When you think of optimizing a server's performance, you probably don't immediately think of your DHCP Server. Performance optimization has always been traditionally focused around things like database servers, file servers, and mail servers. DHCP servers just chug along happily in the background. Although it might not be as critically important for a DHCP server to have absolute optimal performance as it might be for other types of servers, it does make sense to at least take a look at how your DHCP servers are performing. After all, a performance problem on a DHCP server could lead to some PCs being unable to lease an IP address at boot up. Although such a condition would likely be temporary in nature, it would impact your user's productivity and would cause the help desk to receive additional calls.
Many of the performance optimization techniques that you would use for optimizing a DHCP server are similar to the techniques that you would use to optimize a file server. There are however some Performance Monitor counters that are designed specifically with DHCP servers in mind. By examining a combination of DHCP specific and generic Performance Monitor counters, you can get a good idea of how your DHCP server is performing.
An introduction to the Performance Monitor
As you may or may not already know, the utility used to monitor a server's performance is the Performance Monitor. For the benefit of those who might not be familiar with performance monitoring, I'm going to give a quick crash course in how to use the Performance Monitor. If you are already familiar with the Performance Monitor, then feel free to skip ahead to the next section.
The Performance Monitor is accessible by selecting the Performance command from your server's Administrative Tools menu. When the Performance Monitor opens, you will see a screen that looks something like the one that's shown in Figure A.
|This is the default Performance Monitor screen.|
As you can see in the figure, the Performance Monitor's primary feature is a graph. The various colored lines on the graph correspond to the counters listed at the bottom of the screen. For example, in the figure, the blue line corresponds to the Pages/sec counter. A counter is simply a mechanism for monitoring some specific aspect of system performance.
The Performance Monitor contains hundreds, if not thousands of counters that you can monitor. To make it easier to locate a specific counter, counters are grouped by performance object. A performance object is nothing more than Microsoft-speak for a category. For example, counters related to memory are found within the Memory performance object.
Now that you know the basic terminology associated with performance monitoring, it's time to prepare the Performance Monitor for use. You will need to remove the default counters in an effort to declutter the screen and make it easier to read the counters that you are really interested in. The act of monitoring counters consumes some system resources itself. Therefore, the more counters that you monitor simultaneously, the more resources are being consumed by the monitoring process, and the more skewed the results will be. It is best to monitor counters one at a time unless you need to cross reference the value of various counters.
To remove a counter, simply select the counter from the bottom of the screen and then click the icon that looks like a capital X at the top of the console.
After the default counters have been removed, you can add counters to the Performance Monitor by clicking on the icon that looks like a plus sign. Upon doing so, you will see the Add Counters dialog box shown in Figure B.
|The Add Counters dialog box allows you to add Performance Monitor counters to the graph.|
To add a counter, simply select the appropriate performance object from the Performance Object drop down list. Upon doing so, the Counters list will display the counters that are related to that performance object. In some cases, you may also have to select an instance. An instance is used when the system contains more than one thing that can be measured by the counter. For example, if a system contains multiple processors, then there would be multiple instances available for each processor related counter.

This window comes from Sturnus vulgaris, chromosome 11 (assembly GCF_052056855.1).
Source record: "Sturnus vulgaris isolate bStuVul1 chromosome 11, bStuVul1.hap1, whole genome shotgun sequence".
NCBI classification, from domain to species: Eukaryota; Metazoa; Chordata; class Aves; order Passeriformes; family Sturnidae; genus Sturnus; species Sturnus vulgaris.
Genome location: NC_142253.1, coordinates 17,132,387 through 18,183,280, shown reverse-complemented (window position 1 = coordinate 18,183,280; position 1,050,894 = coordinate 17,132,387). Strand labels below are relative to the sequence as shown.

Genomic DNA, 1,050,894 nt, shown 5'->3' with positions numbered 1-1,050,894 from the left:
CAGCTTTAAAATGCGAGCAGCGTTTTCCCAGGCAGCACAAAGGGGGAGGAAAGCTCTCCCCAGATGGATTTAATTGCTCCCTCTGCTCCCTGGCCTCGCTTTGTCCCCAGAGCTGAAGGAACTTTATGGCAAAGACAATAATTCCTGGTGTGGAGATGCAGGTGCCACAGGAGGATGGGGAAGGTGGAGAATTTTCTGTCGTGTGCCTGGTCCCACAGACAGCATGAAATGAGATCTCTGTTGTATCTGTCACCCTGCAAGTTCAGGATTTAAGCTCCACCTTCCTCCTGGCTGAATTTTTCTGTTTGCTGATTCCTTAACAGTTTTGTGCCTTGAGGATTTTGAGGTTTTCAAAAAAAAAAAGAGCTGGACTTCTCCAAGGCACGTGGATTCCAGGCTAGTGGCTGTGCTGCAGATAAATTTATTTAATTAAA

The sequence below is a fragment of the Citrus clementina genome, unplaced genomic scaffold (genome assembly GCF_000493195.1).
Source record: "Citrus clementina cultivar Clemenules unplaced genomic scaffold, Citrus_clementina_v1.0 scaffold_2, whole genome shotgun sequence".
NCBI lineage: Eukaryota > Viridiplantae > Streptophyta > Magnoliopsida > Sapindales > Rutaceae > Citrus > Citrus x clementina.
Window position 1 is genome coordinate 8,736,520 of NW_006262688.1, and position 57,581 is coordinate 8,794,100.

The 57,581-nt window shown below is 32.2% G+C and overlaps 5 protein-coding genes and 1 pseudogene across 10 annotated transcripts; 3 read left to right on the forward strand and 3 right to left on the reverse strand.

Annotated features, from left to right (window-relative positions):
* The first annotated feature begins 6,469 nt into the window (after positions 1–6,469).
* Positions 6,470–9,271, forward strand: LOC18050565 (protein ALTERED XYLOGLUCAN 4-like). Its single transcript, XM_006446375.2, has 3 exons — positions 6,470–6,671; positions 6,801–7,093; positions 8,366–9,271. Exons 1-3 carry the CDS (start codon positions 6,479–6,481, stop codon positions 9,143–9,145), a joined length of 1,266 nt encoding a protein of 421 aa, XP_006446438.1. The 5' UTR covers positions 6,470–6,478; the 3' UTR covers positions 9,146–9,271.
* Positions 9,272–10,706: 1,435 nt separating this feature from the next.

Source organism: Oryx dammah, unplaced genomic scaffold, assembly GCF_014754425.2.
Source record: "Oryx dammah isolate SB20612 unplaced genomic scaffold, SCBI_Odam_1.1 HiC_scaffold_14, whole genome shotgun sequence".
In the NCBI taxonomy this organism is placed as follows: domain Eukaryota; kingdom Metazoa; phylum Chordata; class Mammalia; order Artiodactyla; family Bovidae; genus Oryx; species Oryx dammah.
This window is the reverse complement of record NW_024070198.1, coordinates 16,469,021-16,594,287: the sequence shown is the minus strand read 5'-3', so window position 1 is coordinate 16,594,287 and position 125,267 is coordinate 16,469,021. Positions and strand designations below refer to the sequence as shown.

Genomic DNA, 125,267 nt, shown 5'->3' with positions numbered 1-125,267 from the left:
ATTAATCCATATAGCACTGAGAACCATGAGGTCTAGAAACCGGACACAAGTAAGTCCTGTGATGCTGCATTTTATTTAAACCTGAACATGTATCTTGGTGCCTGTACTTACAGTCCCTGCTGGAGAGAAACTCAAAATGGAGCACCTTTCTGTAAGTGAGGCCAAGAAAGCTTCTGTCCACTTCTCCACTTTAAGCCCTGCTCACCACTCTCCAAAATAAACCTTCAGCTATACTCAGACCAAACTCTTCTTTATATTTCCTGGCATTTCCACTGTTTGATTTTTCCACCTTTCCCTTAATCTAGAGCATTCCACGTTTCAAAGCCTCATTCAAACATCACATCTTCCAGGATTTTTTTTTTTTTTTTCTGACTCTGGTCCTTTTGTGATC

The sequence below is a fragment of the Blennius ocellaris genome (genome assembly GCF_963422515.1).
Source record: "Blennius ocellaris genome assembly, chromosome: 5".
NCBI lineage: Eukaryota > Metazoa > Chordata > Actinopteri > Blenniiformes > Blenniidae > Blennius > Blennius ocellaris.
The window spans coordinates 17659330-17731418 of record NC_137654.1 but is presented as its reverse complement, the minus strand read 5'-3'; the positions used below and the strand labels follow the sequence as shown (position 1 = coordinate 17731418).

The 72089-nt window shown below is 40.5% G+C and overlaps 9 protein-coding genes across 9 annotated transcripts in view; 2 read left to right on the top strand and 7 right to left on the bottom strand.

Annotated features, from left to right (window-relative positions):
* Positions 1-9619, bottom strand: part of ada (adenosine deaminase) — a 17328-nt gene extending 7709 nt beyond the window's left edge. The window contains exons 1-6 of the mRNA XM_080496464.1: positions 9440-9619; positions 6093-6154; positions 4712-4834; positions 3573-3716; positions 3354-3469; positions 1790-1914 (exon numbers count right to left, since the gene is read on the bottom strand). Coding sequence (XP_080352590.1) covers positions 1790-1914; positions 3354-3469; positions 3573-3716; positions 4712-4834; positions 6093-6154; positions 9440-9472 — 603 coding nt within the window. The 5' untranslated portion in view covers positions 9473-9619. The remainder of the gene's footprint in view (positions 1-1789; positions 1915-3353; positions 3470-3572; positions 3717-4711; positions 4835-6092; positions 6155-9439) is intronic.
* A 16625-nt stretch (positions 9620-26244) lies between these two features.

Throughout this article, I will be discussing a number of different counters that you can monitor. As I do, I will list the counters in object\counter format. For example, the % Processor Time counter is contained within the Processor performance object. Therefore, this particular counter would be listed as Processor\% Processor Time.
As I mentioned earlier, there are a number of Performance Monitor counters that are related specifically to the DHCP services. You can use these counters not only to see how well your DHCP server is performing, but also the number of requests being received by the DHCP server at a given time.
When a client is initially brought online, it has no IP address and no knowledge of DHCP servers on your network. Consequently, it will transmit a DHCPDISCOVER packet in an effort to detect DHCP servers on your network.
One way that you can measure the load that is being placed on your DHCP server is to look at how frequently it receives a DHCPDISCOVER packet. You can do so by analyzing the DHCP Server\Discovers/sec counter. This counter will display the number of DHCPDISCOVER packets detected each second.
When a DHCP server receives a DHCPDISCOVER message, it replies with a DHCPOFFER packet. This is the server's way of informing the client of its existence. The DHCPOFFER packet contains information such as the length of time that the server is willing to lease an address for, the client's subnet mask, a broadcast address, a list of routers on the subnet (sorted by order of preference), a domain name that should be used when resolving host names, and the IP address of the DNS server.
Because DHCPOFFER packets are transmitted in response to DHCPDISCOVER packets, the number of DHCPOFFER packets sent each second should roughly mirror the number of DHCPDISCOVER packets sent each second. Some variance is normal though because of server latency. You can use the DHCP Server\Offers/sec counter to determine how many DHCPOFFER packets are being sent each second. If the number of DHCPOFFER packets seems low compared to the number of DHCPDISCOVER packets, then the server may have a performance bottleneck that needs to be addressed.
When a client initiates a DHCPDISCOVER, It is possible that the client may receive multiple DHCPOFFER messages (assuming that there are multiple DHCP servers on the network). For this reason, the client must choose which DHCP server it wishes to lease an IP address from. The client does this by transmitting a DHCPREQUEST packet to the desired DHCP server.
You can monitor the number of DHCPREQUEST packets that a DHCP server receives each second by monitoring the DHCP Server\Requests/sec counter. Keep in mind that if your network contains multiple DHCP servers (or a router or wireless access point with built in DHCP capabilities) then the number of DHCPREQUEST packets received will not correspond to the number of DHCPDISCOVER packets received or the number of DHCPOFFER packets sent.